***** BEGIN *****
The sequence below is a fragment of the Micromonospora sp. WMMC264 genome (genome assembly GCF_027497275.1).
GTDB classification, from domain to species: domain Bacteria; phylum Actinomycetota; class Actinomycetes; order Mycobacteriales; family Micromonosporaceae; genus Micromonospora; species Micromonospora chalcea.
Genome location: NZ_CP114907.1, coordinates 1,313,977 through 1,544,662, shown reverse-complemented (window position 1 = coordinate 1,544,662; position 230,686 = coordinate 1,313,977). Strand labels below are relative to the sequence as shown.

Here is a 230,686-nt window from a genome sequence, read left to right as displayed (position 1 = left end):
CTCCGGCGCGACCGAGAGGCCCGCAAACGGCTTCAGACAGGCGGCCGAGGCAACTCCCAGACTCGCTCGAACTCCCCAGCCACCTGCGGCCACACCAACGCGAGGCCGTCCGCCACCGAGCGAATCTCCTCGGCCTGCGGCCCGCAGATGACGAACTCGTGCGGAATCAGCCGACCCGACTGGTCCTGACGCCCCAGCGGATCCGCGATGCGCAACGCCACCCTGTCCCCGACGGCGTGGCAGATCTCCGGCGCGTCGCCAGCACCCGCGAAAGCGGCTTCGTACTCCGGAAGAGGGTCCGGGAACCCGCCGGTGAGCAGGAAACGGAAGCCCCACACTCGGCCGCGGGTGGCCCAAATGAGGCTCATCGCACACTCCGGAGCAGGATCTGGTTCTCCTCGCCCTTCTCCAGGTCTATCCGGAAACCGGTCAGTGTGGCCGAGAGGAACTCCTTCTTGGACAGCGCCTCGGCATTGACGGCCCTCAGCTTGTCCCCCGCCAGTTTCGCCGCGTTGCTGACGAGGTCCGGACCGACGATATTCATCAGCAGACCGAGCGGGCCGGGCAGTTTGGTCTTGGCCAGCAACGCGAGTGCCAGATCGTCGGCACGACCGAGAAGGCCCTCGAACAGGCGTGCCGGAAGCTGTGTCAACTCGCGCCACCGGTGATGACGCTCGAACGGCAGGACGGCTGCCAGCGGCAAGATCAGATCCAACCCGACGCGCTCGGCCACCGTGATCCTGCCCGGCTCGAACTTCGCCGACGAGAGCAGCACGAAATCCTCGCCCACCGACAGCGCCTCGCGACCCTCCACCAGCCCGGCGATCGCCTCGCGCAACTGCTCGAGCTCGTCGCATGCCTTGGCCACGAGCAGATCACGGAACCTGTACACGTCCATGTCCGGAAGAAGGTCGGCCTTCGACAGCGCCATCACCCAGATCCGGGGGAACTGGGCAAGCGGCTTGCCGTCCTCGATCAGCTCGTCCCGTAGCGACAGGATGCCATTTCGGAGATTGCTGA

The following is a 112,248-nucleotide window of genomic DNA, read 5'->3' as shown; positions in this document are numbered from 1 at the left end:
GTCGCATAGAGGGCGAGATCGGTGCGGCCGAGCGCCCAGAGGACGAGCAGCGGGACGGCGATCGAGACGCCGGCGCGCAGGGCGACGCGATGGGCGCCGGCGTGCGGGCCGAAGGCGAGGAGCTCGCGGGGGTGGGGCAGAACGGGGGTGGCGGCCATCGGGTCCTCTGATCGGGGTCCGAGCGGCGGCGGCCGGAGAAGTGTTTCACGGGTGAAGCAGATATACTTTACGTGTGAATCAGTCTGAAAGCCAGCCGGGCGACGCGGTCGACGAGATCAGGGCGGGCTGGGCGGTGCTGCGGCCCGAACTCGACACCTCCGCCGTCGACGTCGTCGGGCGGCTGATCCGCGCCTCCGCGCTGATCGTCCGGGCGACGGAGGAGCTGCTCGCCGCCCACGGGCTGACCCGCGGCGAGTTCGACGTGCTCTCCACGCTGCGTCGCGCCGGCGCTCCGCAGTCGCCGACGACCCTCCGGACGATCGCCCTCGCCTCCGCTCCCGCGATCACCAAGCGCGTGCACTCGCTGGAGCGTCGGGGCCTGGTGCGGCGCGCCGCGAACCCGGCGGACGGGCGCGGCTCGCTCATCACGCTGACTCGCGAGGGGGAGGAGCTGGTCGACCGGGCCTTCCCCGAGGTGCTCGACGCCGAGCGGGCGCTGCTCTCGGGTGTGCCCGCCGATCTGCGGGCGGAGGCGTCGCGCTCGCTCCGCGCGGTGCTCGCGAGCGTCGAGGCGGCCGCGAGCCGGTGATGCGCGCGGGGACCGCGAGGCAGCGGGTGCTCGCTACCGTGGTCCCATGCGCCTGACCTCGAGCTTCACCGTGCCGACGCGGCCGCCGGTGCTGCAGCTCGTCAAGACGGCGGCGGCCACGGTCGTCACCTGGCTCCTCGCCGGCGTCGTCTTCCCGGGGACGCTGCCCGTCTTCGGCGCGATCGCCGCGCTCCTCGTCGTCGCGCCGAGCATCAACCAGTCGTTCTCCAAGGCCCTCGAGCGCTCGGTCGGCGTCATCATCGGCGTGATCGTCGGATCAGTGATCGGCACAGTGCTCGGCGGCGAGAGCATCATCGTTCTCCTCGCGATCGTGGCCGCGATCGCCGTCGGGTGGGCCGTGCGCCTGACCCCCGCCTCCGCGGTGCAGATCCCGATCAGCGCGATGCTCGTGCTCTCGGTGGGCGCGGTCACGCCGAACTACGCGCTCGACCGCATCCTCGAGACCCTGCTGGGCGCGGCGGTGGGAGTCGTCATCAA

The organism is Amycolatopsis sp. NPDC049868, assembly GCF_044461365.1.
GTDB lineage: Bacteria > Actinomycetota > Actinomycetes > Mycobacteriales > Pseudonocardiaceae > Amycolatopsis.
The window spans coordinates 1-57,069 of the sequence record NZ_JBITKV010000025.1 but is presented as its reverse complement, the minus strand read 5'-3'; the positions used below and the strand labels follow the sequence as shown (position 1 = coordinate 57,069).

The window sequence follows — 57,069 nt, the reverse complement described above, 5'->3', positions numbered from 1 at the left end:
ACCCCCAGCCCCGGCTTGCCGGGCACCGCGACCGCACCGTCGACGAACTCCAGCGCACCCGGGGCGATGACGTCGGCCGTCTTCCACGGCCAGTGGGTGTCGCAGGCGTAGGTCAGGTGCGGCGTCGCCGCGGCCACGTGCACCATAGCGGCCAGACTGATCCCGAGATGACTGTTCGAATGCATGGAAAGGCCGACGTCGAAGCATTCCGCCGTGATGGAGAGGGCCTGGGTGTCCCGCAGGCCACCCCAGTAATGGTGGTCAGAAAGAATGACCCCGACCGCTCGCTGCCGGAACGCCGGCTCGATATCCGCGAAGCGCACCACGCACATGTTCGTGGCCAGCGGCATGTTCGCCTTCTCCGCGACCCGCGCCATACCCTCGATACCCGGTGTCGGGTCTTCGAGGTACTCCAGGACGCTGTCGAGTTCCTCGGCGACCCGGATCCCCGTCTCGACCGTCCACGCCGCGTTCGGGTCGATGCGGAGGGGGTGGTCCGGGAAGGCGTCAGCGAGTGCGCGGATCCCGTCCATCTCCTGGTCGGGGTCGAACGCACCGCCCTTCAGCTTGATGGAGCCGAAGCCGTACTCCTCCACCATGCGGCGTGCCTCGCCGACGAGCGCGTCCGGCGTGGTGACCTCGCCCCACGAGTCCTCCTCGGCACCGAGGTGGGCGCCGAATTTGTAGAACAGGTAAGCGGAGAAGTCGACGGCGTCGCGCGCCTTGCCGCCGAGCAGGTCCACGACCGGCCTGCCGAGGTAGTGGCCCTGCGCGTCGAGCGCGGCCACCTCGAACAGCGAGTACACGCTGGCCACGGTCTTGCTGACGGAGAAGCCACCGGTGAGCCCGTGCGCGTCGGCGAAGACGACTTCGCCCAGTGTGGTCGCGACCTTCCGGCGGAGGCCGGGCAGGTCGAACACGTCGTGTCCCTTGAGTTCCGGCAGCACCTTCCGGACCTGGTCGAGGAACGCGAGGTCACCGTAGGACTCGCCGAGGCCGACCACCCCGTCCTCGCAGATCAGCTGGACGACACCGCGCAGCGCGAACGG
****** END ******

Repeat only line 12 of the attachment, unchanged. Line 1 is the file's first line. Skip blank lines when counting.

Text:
ACCCCCAGCCCCGGCTTGCCGGGCACCGCGACCGCACCGTCGACGAACTCCAGCGCACCCGGGGCGATGACGTCGGCCGTCTTCCACGGCCAGTGGGTGTCGCAGGCGTAGGTCAGGTGCGGCGTCGCCGCGGCCACGTGCACCATAGCGGCCAGACTGATCCCGAGATGACTGTTCGAATGCATGGAAAGGCCGACGTCGAAGCATTCCGCCGTGATGGAGAGGGCCTGGGTGTCCCGCAGGCCACCCCAGTAATGGTGGTCAGAAAGAATGACCCCGACCGCTCGCTGCCGGAACGCCGGCTCGATATCCGCGAAGCGCACCACGCACATGTTCGTGGCCAGCGGCATGTTCGCCTTCTCCGCGACCCGCGCCATACCCTCGATACCCGGTGTCGGGTCTTCGAGGTACTCCAGGACGCTGTCGAGTTCCTCGGCGACCCGGATCCCCGTCTCGACCGTCCACGCCGCGTTCGGGTCGATGCGGAGGGGGTGGTCCGGGAAGGCGTCAGCGAGTGCGCGGATCCCGTCCATCTCCTGGTCGGGGTCGAACGCACCGCCCTTCAGCTTGATGGAGCCGAAGCCGTACTCCTCCACCATGCGGCGTGCCTCGCCGACGAGCGCGTCCGGCGTGGTGACCTCGCCCCACGAGTCCTCCTCGGCACCGAGGTGGGCGCCGAATTTGTAGAACAGGTAAGCGGAGAAGTCGACGGCGTCGCGCGCCTTGCCGCCGAGCAGGTCCACGACCGGCCTGCCGAGGTAGTGGCCCTGCGCGTCGAGCGCGGCCACCTCGAACAGCGAGTACACGCTGGCCACGGTCTTGCTGACGGAGAAGCCACCGGTGAGCCCGTGCGCGTCGGCGAAGACGACTTCGCCCAGTGTGGTCGCGACCTTCCGGCGGAGGCCGGGCAGGTCGAACACGTCGTGTCCCTTGAGTTCCGGCAGCACCTTCCGGACCTGGTCGAGGAACGCGAGGTCACCGTAGGACTCGCCGAGGCCGACCACCCCGTCCTCGCAGATCAGCTGGACGACACCGCGCAGCGCGAACGG